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Published: Fri, 02 Feb 2018
Jury Selection and the Role of the Jury
The Right to a Trial by Jury
The right to a trial by jury is specifically provided for two times in the U.S. Constitution:
- Article Three, Section Two:
“Trial of all crimes, except in cases of impeachment, shall be by jury; and such trial shall be held in the State where the said crimes shall have been committed…”
- Sixth Amendment:
“In all criminal prosecutions, the accused shall enjoy the right to a speedy and public trial, by an impartial jury of the State and district wherein the crime shall have been committed…”
Who can demand trial by jury?
Although it took many years, over time our courts, through judicial interpretation, have refined the right to a trial by jury. The right to a trial by jury is the right of every criminal defendant who is accused of a crime that carries a potential sentence of six months or more in prison.
The right belongs to the criminal defendant, not the prosecutor.
A defendant’s choices
In addition to having the right to a trial by jury, a criminal defendant has two more options. He can decide to be tried by a judge rather than a jury, or he can accept a plea bargain if one is offered to him.
The plea bargain
Often plea bargains are negotiated because they are beneficial to both sides. For the defendant, accepting a plea bargain usually means a reduced sentence or fewer charges in exchange for pleading guilty. For the government, plea bargains save time and money, but more importantly, they provide finality – a guilty plea is final and cannot be appealed.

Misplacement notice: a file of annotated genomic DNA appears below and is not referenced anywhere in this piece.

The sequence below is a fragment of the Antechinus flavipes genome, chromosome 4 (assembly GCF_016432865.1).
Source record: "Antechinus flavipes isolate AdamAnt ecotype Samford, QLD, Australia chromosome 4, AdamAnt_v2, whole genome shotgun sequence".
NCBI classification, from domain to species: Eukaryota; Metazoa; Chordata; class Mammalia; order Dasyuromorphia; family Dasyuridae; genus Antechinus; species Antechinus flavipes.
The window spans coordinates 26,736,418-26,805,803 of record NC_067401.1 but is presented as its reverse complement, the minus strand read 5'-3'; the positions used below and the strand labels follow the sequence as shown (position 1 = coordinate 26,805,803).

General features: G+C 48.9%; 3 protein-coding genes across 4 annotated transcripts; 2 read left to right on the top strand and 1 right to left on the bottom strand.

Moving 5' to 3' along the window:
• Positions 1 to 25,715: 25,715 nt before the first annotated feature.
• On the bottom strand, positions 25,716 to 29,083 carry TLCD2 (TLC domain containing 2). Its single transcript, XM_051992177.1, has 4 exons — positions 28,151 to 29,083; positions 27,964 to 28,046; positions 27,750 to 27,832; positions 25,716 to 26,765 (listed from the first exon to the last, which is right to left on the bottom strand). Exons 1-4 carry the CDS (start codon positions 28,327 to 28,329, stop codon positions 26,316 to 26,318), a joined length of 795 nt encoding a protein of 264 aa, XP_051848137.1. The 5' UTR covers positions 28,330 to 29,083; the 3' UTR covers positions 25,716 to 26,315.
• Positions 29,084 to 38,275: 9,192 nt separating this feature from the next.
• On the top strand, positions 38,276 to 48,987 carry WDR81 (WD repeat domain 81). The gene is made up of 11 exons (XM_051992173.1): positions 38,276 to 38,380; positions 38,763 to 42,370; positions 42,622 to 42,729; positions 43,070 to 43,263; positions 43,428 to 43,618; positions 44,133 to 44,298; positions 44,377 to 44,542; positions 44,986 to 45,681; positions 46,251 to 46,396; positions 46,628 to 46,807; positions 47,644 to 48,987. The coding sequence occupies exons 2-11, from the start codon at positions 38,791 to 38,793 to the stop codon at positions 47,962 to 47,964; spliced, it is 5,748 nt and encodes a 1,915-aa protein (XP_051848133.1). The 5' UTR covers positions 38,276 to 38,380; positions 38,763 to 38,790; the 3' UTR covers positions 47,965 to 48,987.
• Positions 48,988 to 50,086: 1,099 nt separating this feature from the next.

The Role of the Jury
The U.S. Constitution requires that an impartial jury determine whether the prosecution has proven beyond a reasonable doubt that a criminal defendant is guilty of the crime with which he is charged. This means that the jury must decide beyond a reasonable doubt if the crime was committed, and if the defendant is the one who committed the crime.
The role of the jury is distinctly different from that of the judge. While the judge has the role of interpreting the law as it applies to the case, the jurors collectively have the role of fact-finder in the case. It is up to the jury to decide which witnesses are to be believed, and which evidence is credible.
Before the jury begins to deliberate, the judge charges the jury, which includes reading the law to them, and explaining to them that they must decide what the facts are and then apply the law as written to those facts.
What is beyond a reasonable doubt?
The burden of proof in criminal cases is beyond a reasonable doubt. This does not mean that the jury must have no doubt. Instead, it means that they must not have a fair doubt based on common sense.
The jury’s decision
In federal court and in most states, a jury must be unanimous in their verdict. (In the federal system, this means all 12 jurors must agree. In some states, the jury can have fewer than 12 members, but the Supreme Court has ruled that there can be no fewer than six jurors.) Like the federal courts, most states require a jury to reach a unanimous verdict. However, the Supreme Court has ruled that even those states that do not require unanimity must have unanimous verdicts in juries of only six members.
In cases where unanimity is required, all the jurors must reach an agreement on the verdict. When they cannot, the judge will eventually declare a mistrial.